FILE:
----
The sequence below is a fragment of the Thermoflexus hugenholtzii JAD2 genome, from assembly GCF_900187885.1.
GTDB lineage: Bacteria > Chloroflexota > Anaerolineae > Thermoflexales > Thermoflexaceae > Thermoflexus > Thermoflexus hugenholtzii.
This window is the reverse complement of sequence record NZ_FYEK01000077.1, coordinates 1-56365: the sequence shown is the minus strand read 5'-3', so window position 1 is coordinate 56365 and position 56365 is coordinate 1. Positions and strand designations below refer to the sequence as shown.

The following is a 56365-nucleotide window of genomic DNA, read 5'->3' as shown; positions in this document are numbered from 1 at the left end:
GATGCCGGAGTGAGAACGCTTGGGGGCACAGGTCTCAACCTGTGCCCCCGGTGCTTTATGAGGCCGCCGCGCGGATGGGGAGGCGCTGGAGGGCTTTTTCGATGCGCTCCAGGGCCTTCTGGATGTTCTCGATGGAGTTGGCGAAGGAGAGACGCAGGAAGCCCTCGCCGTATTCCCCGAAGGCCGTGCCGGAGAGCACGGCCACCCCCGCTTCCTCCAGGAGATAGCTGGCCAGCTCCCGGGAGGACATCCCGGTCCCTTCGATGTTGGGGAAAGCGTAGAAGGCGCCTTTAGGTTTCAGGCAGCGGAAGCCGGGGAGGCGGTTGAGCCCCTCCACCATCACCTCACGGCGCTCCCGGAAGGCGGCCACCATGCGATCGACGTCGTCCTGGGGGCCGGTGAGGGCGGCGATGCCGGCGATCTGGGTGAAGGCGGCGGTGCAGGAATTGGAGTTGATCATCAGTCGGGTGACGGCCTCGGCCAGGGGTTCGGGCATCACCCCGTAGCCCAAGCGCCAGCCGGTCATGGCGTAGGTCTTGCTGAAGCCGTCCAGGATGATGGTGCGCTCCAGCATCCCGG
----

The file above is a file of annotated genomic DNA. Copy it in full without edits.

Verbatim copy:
The sequence below is a fragment of the Thermoflexus hugenholtzii JAD2 genome, from assembly GCF_900187885.1.
GTDB lineage: Bacteria > Chloroflexota > Anaerolineae > Thermoflexales > Thermoflexaceae > Thermoflexus > Thermoflexus hugenholtzii.
This window is the reverse complement of sequence record NZ_FYEK01000077.1, coordinates 1-56365: the sequence shown is the minus strand read 5'-3', so window position 1 is coordinate 56365 and position 56365 is coordinate 1. Positions and strand designations below refer to the sequence as shown.

The following is a 56365-nucleotide window of genomic DNA, read 5'->3' as shown; positions in this document are numbered from 1 at the left end:
GATGCCGGAGTGAGAACGCTTGGGGGCACAGGTCTCAACCTGTGCCCCCGGTGCTTTATGAGGCCGCCGCGCGGATGGGGAGGCGCTGGAGGGCTTTTTCGATGCGCTCCAGGGCCTTCTGGATGTTCTCGATGGAGTTGGCGAAGGAGAGACGCAGGAAGCCCTCGCCGTATTCCCCGAAGGCCGTGCCGGAGAGCACGGCCACCCCCGCTTCCTCCAGGAGATAGCTGGCCAGCTCCCGGGAGGACATCCCGGTCCCTTCGATGTTGGGGAAAGCGTAGAAGGCGCCTTTAGGTTTCAGGCAGCGGAAGCCGGGGAGGCGGTTGAGCCCCTCCACCATCACCTCACGGCGCTCCCGGAAGGCGGCCACCATGCGATCGACGTCGTCCTGGGGGCCGGTGAGGGCGGCGATGCCGGCGATCTGGGTGAAGGCGGCGGTGCAGGAATTGGAGTTGATCATCAGTCGGGTGACGGCCTCGGCCAGGGGTTCGGGCATCACCCCGTAGCCCAAGCGCCAGCCGGTCATGGCGTAGGTCTTGCTGAAGCCGTCCAGGATGATGGTGCGCTCCAGCATCCCGG